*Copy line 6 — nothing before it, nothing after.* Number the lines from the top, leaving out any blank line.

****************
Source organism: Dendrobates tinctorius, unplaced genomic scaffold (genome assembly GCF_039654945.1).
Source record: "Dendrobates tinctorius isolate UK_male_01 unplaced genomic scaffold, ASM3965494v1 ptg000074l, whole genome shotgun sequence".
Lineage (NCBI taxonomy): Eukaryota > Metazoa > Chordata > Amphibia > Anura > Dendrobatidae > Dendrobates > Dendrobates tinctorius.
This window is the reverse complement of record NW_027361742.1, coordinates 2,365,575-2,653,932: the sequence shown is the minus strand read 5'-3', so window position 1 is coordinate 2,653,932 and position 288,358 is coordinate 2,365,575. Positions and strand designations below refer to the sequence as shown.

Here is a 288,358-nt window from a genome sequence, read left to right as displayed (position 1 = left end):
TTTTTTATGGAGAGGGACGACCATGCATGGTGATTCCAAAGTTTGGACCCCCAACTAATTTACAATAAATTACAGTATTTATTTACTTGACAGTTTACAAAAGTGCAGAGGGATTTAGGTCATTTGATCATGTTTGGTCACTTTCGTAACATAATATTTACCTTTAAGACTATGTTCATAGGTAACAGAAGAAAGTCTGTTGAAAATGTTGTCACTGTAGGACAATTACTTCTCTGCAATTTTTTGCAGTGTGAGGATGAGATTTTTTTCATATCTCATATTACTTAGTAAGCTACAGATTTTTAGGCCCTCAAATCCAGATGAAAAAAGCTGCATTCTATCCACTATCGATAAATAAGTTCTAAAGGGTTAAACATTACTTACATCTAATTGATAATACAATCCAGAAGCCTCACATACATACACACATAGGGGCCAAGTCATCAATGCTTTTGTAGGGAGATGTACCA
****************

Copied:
TTTTTTATGGAGAGGGACGACCATGCATGGTGATTCCAAAGTTTGGACCCCCAACTAATTTACAATAAATTACAGTATTTATTTACTTGACAGTTTACAAAAGTGCAGAGGGATTTAGGTCATTTGATCATGTTTGGTCACTTTCGTAACATAATATTTACCTTTAAGACTATGTTCATAGGTAACAGAAGAAAGTCTGTTGAAAATGTTGTCACTGTAGGACAATTACTTCTCTGCAATTTTTTGCAGTGTGAGGATGAGATTTTTTTCATATCTCATATTACTTAGTAAGCTACAGATTTTTAGGCCCTCAAATCCAGATGAAAAAAGCTGCATTCTATCCACTATCGATAAATAAGTTCTAAAGGGTTAAACATTACTTACATCTAATTGATAATACAATCCAGAAGCCTCACATACATACACACATAGGGGCCAAGTCATCAATGCTTTTGTAGGGAGATGTACCA